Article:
-MJS (PC) Ybarra v. Anderson et al, No. 1:2009cv01098 - Document 31 (E.D. Cal. 2011)

Court Description: FINDINGS and RECOMMENDATIONS For Dismissal of Plaintiff's Complaint 1 , signed by Magistrate Judge Michael J. Seng on 12/1/2011, referred to Judge Ishii. Objections Due Within Fourteen (14) Days. (Marrujo, C)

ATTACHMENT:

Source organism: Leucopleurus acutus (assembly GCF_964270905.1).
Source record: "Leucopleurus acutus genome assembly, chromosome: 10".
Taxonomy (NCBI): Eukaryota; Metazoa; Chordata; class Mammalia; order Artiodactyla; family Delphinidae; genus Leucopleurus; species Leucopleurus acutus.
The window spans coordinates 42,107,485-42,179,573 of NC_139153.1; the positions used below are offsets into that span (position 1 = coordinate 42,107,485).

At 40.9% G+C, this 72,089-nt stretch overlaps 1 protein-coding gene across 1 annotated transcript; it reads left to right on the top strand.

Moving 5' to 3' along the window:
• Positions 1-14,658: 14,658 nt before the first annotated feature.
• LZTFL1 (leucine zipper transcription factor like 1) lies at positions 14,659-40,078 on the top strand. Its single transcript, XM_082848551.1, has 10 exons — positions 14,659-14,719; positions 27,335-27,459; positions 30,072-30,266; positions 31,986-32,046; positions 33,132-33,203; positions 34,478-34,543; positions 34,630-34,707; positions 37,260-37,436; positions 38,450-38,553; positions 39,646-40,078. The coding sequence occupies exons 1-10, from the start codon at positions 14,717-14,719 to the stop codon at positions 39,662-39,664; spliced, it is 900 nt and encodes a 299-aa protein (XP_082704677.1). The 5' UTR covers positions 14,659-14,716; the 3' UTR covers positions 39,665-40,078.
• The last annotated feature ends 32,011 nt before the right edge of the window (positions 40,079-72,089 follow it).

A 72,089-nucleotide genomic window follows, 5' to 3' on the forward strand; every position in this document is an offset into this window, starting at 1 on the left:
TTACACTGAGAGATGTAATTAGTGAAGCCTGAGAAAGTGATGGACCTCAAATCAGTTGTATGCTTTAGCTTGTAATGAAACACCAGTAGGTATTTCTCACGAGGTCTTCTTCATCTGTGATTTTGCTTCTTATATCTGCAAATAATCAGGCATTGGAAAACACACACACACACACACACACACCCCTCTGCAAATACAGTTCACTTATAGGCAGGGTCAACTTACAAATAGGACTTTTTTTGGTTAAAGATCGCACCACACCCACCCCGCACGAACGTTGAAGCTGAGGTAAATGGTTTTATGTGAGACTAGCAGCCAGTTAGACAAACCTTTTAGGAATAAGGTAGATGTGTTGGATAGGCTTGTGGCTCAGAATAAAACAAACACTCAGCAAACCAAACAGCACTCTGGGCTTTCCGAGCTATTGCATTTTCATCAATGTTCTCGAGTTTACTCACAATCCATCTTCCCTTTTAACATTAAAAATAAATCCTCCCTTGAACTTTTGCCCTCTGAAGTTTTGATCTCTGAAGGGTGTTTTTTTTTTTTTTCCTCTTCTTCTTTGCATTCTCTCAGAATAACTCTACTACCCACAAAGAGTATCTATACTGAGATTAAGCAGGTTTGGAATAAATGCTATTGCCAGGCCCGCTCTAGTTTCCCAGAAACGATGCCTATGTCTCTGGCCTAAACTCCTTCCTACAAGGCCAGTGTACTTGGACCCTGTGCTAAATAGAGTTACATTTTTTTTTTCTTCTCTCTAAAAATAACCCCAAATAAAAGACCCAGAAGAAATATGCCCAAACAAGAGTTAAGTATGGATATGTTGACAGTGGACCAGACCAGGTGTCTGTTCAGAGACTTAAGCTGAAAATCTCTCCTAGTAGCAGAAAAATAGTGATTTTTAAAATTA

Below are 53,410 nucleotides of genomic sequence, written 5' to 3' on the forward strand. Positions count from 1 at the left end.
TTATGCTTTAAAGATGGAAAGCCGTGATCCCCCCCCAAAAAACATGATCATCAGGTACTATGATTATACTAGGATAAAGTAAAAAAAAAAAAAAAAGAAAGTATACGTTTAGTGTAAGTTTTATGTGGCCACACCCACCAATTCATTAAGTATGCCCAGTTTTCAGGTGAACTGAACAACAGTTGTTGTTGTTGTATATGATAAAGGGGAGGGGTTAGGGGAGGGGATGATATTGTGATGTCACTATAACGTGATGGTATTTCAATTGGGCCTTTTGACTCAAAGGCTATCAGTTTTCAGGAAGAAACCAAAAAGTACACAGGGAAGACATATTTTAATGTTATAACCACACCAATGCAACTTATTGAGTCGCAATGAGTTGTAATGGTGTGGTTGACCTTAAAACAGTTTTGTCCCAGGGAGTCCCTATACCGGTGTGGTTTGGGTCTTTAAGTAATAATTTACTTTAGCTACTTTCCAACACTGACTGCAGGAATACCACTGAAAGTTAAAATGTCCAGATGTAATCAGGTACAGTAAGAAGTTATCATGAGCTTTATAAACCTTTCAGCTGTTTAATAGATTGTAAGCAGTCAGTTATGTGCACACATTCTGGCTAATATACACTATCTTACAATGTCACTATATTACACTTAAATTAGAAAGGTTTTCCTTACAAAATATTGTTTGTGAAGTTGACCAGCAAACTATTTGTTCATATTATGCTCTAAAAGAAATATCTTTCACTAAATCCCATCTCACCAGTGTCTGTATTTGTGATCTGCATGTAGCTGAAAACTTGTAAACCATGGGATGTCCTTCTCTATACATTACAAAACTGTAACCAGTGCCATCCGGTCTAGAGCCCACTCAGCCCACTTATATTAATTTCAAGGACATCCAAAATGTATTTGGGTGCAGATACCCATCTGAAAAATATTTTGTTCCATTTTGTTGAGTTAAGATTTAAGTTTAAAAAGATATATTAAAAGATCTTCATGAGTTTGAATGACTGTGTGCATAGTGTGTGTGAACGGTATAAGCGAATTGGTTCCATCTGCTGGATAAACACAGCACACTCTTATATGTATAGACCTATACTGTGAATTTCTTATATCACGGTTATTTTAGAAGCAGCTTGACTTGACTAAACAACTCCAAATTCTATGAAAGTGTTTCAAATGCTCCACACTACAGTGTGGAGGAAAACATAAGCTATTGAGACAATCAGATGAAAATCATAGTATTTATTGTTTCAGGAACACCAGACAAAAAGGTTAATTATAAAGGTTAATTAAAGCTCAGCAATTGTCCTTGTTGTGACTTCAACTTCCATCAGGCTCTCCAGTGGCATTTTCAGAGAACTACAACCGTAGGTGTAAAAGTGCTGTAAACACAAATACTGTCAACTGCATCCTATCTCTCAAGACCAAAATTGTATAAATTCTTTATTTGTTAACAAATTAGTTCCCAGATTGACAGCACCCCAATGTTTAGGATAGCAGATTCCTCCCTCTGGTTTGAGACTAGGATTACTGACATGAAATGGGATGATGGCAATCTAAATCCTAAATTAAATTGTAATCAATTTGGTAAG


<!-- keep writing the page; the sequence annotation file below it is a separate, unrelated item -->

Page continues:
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-MJS (PC) Ybarra v. Anderson et al Doc. 31 1 2 3 4 5 6 7 8 UNITED STATES DISTRICT COURT 9 EASTERN DISTRICT OF CALIFORNIA 10 11 LAURA YBARRA 12 1:09-cv-001098-AWI-MJS (PC) Plaintiff, FINDINGS AND RECOMMENDATION FOR DISMISSAL OF PLAINTIFF’S COMPLAINT 13 v. 14 A. ANDERSON, et al. 15 Defendants. OBJECTIONS DUE WITHIN FOURTEEN (14) DAYS 16 ________________________________/ 17 Plaintiff Laura Ybarra (“Plaintiff”) is a former state prisoner proceeding pro se and 18 in forma pauperis in this civil rights action pursuant to 42 U.S.C. § 1983. 19 Plaintiff initiated this action on June 22, 2009. (ECF No. 1.) On September 6, 2011, 20 the Court issued an Order denying Defendant Anderson’s motion to dismiss and granting 21 Defendant Anderson’s request to extend the dispositive motion deadline. On September 22 14, 2011, the Court’s Order was returned by the U.S. Postal Service as undeliverable to 23 Plaintiff. More than 63 days have since passed, and Plaintiff has not provided the Court 24 with a new address or otherwise responded. 25 Local Rule 110 provides that “failure of counsel or of a party to comply with these 26 Rules or with any order of the Court may be grounds for imposition by the Court of any and 27 all sanctions . . . within the inherent power of the Court.” District courts have the inherent 28 power to control their dockets and “in the exercise of that power, they may impose -1Dockets.Justia.com 1 sanctions including, where appropriate . . . dismissal of a case.” Thompson v. Housing 2 Auth., 782 F.2d 829, 831 (9th Cir. 1986). A court may dismiss an action, with prejudice, 3 based on a party’s failure to prosecute an action, failure to obey a court order, or failure to 4 comply with local rules. See, e.g., Ghazali v. Moran, 46 F.3d 52, 53-54 (9th Cir. 1995) 5 (dismissal for noncompliance with local rule); Ferdik v. Bonzelet, 963 F.2d 1258, 1260-61 6 (9th Cir. 1992) (dismissal for failure to comply with an order requiring amendment of 7 complaint); Carey v. King, 856 F.2d 1439, 1440-41 (9th Cir. 1988) (dismissal for failure to 8 comply with local rule requiring pro se plaintiffs to keep court apprised of address); Malone 9 v. U.S. Postal Service, 833 F.2d 128, 130 (9th Cir. 1987) (dismissal for failure to comply 10 with court order); Henderson v. Duncan, 779 F.2d 1421, 1424 (9th Cir. 1986) (dismissal 11 for lack of prosecution and failure to comply with local rules). 12 In determining whether to dismiss an action for lack of prosecution, failure to obey 13 a Court order, or failure to comply with local rules, the Court must consider several factors: 14 (1) the public’s interest in expeditious resolution of litigation; (2) the Court’s need to 15 manage its docket; (3) the risk of prejudice to the defendants; (4) the public policy favoring 16 disposition of cases on their merits; and (5) the availability of less drastic alternatives. 17 Thompson, 782 F.2d at 831; Henderson, 779 F.2d at 1423-24; Malone, 833 F.2d at 130; 18 Ferdik, 963 F.2d at 1260-61; Ghazali, 46 F.3d at 53. 19 In the instant case, the Court finds that the public’s interest in expeditiously resolving 20 this litigation and the Court’s interest in managing the docket weigh in favor of dismissal. 21 The third factor, risk of prejudice to the defendant, also weighs in favor of dismissal, since 22 a presumption of injury arises from the occurrence of unreasonable delay in prosecuting 23 an action. Anderson v. Air West, 542 F.2d 522, 524 (9th Cir. 1976). The fourth factor -24 public policy favoring disposition of cases on their merits -- is greatly outweighed by the 25 factors in favor of dismissal discussed herein. Finally, a court’s warning to a party that his 26 failure to obey the court’s order will result in dismissal satisfies the “consideration of 27 alternatives” requirement. Ferdik v. Bonzelet, 963 F.2d at 1262; Malone, 833 at 132-33; 28 Henderson, 779 F.2d at 1424 -2- 1 Accordingly, it is RECOMMENDED that in the event that Plaintiff does not within 2 fourteen (14) days of entry of this Order notify the Court in writing of her address to which 3 mail is to be sent, this matter be DISMISSED by the District Judge. 4 These Findings and Recommendation are submitted to the United States District 5 Judge assigned to the case, pursuant to the provisions of Title 28 U.S.C. § 636(b)(1). 6 Within fourteen days after being served with these findings and recommendations, any 7 party may file written objections with the court and serve a copy on all parties. Such a 8 document should be captioned “Objections to Magistrate Judge’s Findings and 9 Recommendations.” Any reply to the objections shall be served and filed within ten days 10 after service of the objections. The parties are advised that failure to file objections within 11 the specified time may waive the right to appeal the District Court's order. Martinez v. Ylst, 12 951 F.2d 1153 (9th Cir. 1991). 13 14 15 IT IS SO ORDERED. 16 Dated: ci4d6 17 December 1, 2011 Michael J. Seng /s/ UNITED STATES MAGISTRATE JUDGE 18 19 20 21 22 23 24 25 26 27 28 -3-